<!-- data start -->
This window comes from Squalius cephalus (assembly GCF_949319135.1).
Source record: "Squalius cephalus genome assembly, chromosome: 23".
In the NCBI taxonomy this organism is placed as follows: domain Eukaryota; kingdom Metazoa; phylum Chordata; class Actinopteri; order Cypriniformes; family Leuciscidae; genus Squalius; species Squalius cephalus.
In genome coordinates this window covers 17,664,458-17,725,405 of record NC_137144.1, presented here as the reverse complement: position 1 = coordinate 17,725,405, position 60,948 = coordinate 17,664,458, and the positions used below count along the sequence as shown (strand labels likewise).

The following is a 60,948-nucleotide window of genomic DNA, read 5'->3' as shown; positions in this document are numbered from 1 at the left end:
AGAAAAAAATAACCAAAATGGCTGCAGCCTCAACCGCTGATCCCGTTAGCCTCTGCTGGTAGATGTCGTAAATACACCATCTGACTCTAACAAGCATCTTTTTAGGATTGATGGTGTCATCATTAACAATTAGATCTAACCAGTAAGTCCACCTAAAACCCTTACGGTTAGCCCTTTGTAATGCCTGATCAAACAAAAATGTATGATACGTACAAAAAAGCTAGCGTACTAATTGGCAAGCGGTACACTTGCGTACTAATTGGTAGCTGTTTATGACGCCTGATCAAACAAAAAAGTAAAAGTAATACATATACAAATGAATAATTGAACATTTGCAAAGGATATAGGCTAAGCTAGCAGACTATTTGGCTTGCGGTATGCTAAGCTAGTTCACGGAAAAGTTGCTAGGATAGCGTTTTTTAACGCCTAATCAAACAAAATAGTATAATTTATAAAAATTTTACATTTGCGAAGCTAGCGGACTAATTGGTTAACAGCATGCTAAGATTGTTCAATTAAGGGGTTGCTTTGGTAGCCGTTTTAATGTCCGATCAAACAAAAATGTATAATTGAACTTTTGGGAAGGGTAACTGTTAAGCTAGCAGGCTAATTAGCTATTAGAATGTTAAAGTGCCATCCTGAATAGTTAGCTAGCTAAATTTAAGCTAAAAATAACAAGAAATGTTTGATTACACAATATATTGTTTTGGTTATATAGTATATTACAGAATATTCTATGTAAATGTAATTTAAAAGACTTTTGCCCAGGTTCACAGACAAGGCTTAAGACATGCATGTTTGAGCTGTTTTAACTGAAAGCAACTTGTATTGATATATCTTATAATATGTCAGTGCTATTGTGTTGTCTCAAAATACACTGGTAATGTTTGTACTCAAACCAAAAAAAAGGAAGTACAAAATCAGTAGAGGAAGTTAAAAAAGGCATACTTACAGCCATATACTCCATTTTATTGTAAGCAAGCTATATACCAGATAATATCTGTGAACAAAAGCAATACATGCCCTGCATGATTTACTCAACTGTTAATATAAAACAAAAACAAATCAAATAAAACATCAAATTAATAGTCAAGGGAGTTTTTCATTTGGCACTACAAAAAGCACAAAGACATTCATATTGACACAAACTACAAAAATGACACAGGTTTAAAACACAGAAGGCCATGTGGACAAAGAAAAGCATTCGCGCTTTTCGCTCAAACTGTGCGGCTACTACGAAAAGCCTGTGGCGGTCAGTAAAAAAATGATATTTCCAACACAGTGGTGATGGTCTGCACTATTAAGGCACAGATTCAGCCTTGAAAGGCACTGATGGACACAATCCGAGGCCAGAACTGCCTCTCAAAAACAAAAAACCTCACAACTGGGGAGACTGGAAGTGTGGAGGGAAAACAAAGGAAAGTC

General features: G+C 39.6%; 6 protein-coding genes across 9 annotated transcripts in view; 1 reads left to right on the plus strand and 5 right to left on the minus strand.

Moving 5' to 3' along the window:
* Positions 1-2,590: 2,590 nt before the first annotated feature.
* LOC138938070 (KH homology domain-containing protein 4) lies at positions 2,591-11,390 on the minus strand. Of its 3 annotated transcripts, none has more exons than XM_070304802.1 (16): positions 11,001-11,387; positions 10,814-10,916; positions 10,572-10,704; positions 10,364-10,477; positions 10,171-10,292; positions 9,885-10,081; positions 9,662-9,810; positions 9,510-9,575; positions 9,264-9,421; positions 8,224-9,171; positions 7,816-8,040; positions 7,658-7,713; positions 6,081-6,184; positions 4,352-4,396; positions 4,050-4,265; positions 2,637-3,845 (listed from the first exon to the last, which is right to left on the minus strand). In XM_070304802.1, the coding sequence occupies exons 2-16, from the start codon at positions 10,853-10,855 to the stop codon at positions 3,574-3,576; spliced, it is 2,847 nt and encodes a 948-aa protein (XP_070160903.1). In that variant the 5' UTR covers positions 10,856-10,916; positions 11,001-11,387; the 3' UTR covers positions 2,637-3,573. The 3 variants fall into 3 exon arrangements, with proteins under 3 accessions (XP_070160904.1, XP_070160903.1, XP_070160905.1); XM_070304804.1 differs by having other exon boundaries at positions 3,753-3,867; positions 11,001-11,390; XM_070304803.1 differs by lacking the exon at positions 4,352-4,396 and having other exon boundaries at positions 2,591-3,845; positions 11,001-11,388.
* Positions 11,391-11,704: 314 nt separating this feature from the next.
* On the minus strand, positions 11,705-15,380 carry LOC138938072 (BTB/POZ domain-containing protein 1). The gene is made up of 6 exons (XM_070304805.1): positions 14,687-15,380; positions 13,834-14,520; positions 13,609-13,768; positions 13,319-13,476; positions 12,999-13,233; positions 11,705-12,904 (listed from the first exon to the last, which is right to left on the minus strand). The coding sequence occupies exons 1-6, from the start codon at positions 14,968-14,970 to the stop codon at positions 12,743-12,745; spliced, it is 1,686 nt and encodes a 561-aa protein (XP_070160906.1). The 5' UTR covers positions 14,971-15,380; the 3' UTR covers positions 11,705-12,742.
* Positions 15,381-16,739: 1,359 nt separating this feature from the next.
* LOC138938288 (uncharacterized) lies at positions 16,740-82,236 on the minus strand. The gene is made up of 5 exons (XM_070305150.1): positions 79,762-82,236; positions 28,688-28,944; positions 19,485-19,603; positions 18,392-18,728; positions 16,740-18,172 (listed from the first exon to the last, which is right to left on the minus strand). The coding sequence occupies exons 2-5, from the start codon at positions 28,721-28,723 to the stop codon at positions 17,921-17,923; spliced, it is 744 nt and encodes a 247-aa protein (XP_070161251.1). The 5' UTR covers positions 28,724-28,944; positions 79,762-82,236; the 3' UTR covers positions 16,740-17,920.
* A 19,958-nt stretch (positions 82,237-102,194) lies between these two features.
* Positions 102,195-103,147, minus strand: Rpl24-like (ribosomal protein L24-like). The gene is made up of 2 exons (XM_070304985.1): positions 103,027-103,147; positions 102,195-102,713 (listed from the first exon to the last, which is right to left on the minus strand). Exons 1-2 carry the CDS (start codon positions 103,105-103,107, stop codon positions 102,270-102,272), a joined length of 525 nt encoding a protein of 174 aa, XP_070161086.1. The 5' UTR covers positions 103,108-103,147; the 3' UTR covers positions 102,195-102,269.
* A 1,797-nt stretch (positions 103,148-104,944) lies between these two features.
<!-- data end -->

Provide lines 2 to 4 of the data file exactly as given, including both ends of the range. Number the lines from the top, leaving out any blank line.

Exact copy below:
Source record: "Squalius cephalus genome assembly, chromosome: 23".
In the NCBI taxonomy this organism is placed as follows: domain Eukaryota; kingdom Metazoa; phylum Chordata; class Actinopteri; order Cypriniformes; family Leuciscidae; genus Squalius; species Squalius cephalus.
In genome coordinates this window covers 17,664,458-17,725,405 of record NC_137144.1, presented here as the reverse complement: position 1 = coordinate 17,725,405, position 60,948 = coordinate 17,664,458, and the positions used below count along the sequence as shown (strand labels likewise).